China has lost its crown as the United States’ biggest overseas creditor. That title now belongs to Japan. China has been dumping U.S. government debt to prop up its currency. China uses the dollars it gets from selling U.S. Treasuries to buy the yuan, which has sunk to an 8-year low as the world’s second largest economy slows. China’s huge holdings of U.S. debt fell to $1.12 trillion at the end of October, their lowest level in more than six years, according to U.S. Treasury Department data. Japan held $1.13 trillion. Both countries offloaded Treasuries during the month, but China dumped far more: its holdings dropped by $41.3 billion, while Japan’s fell by just $4.5 billion.

Fierce protests erupted in 15 Brazilian cities Tuesday as the country’s Senate approved a controversial 20-year austerity plan. Known as PEC 55, the constitutional amendment imposes a cap on public spending that will limit federal investment in social programs for the next 20 years. Brazil’s Senate approved the spending bill 53 to 16, and it became law Thursday. The government hopes that the spending cap, combined with a proposed pension reform, will lure investors back to Brazil, bringing an end to the worst recession in decades. “It will hit the poorest and most vulnerable Brazilians the hardest, will increase inequality levels in an already very unequal society, and definitively signals that social rights are a very low priority for Brazil for the next 20 years,” said Philip Alston, the United Nations Special Rapporteur on extreme poverty and human rights.

Persecution Watch

Fifty statues of Christ and other Christian figures have been defaced and smashed apart in a crime wave sweeping parts of Germany. Statues in the Münster region in the west of Germany have been targeted over a series of months – including one of Jesus which had its head lopped off, and many more missing limbs or other fragments. Police in the area say they suspect a “religious background” to the crimes, but have yet to name any suspects. Police were investigating six men with alleged links to Islamic extremists, but gave up after three left for Syria, one died and the other two dropped off the radar.

Syria

The evacuation of thousands of refugees out of the besieged city of Aleppo has been halted and the status of the operation thrown into doubt, the International Committee of the Red Cross confirmed Friday. “The evacuation was suspended by the regime and the Syrian regime now is shooting at the entrance point using heavy machine guns,” Middle East spokesman for the ICRC, Ralph El Hage said. Evacuations had begun for hundreds of civilians on Thursday, but for many, fleeing their homes meant leaving one warzone for another. Most of the civilians who escaped will be taken to rebel-controlled area in the neighboring province of Idlib, one of the few remaining footholds rebel groups still have in the country — and most likely the regime’s next target for recapture. While the world’s attention has been focused on Aleppo, Idlib has been pounded with airstrikes from President Assad’s regime forces, with dozens of deaths reported in recent weeks.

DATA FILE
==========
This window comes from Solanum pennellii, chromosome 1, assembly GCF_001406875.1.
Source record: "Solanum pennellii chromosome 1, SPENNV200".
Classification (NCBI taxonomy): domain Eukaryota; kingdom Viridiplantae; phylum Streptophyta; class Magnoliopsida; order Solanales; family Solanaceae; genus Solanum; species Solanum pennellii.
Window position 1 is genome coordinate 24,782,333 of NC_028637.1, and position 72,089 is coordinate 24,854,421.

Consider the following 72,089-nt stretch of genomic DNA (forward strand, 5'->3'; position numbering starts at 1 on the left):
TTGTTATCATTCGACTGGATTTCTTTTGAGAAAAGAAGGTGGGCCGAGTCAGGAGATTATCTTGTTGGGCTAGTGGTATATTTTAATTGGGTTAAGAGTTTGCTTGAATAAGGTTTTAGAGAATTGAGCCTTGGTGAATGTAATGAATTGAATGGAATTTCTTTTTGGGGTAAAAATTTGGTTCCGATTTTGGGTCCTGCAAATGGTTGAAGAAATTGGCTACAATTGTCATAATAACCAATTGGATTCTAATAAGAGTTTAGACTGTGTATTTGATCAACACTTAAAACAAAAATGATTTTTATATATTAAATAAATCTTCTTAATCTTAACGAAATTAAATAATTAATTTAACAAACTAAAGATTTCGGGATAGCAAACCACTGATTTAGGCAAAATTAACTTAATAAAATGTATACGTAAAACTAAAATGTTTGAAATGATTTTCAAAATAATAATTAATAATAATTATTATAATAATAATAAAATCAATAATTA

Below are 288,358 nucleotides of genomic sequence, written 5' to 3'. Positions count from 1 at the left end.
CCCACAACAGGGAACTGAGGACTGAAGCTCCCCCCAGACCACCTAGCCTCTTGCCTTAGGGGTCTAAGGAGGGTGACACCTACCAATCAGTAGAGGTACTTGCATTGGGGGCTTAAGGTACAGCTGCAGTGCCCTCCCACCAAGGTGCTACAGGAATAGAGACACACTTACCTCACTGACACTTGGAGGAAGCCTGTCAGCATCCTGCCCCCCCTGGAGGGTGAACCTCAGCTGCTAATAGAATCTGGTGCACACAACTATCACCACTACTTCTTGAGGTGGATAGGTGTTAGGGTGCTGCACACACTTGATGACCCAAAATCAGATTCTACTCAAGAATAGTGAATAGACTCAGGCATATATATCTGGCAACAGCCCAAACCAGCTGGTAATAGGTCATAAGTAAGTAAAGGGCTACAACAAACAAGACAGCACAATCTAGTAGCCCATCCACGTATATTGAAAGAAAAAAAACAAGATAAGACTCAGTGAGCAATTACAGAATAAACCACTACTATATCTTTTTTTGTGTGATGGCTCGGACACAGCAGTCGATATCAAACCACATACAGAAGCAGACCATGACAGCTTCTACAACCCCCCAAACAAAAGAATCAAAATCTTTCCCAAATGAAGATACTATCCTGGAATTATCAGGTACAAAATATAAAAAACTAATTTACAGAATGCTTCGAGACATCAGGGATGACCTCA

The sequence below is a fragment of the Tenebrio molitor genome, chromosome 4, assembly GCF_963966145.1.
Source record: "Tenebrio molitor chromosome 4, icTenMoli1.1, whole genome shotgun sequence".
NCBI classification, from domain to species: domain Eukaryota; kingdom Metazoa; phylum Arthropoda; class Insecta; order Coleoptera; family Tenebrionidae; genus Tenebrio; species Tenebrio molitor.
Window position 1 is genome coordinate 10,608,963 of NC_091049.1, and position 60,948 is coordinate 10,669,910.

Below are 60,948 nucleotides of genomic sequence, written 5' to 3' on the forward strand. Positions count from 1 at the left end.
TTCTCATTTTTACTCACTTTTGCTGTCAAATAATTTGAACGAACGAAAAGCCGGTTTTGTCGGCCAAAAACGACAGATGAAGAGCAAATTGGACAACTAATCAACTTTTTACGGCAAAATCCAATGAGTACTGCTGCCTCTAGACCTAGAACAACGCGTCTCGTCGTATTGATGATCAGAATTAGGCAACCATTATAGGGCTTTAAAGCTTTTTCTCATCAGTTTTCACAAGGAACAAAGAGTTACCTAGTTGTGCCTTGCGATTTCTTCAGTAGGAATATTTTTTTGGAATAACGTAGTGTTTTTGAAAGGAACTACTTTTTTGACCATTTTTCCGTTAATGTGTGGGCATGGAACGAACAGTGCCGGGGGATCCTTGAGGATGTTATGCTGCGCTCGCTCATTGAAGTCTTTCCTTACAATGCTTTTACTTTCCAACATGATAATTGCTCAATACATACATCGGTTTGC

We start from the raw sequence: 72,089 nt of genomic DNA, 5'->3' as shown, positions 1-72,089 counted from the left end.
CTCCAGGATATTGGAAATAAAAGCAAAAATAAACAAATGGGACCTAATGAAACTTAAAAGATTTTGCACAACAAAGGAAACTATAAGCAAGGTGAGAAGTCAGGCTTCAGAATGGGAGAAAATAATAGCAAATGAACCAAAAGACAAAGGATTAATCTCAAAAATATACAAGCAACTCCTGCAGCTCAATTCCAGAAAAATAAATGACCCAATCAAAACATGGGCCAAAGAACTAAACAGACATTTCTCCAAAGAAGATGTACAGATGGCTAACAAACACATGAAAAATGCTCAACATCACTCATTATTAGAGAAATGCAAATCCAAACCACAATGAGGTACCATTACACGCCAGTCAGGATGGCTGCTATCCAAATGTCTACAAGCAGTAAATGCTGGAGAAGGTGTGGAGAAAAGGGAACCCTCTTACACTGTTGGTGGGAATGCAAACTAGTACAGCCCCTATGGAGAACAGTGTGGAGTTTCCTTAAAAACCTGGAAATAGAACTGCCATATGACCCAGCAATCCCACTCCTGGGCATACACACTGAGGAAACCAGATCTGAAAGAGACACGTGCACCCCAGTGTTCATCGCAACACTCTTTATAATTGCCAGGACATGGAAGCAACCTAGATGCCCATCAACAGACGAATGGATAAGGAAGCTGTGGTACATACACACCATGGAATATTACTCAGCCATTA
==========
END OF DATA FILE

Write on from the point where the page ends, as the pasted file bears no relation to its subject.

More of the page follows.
Iraq

ISIS killed and tortured Iraqis who did not subscribe to their extreme brand of Islam. Thousands of others fled their homes to escape the militant group’s brutality. Now, some of Iraq’s religious and ethnic minority communities teeter on extinction. Hopes for a better future blossomed as Iraqi forces launched an offensive October 17 to oust ISIS from Nineveh province and Mosul. But now, what few minorities remain, wonder whether Baghdad’s Shia-dominated government, accused by many of stoking religious and ethnic differences, will lead the way forward to peace? Or will Iraq erupt in an outright civil war leading, to a splintered nation? As the war to oust ISIS unfolds on the streets of Mosul, Iraq’s immediate future hangs in the balance.

Turkey

A car bomb exploded near a public bus in Turkey on Saturday, killing 13 soldiers and wounding 55 people, according to Turkish officials. Of the injured, six people are in critical condition. A vehicle rigged with a bomb exploded next to the bus — which was transporting off-duty soldiers. The attack came exactly a week after a pair of bombings in Istanbul killed 44 people, including 37 police officers, and injured 155 others. A Kurdish militant group called the Kurdish Freedom Hawks claimed responsibility for last week’s bombings.

China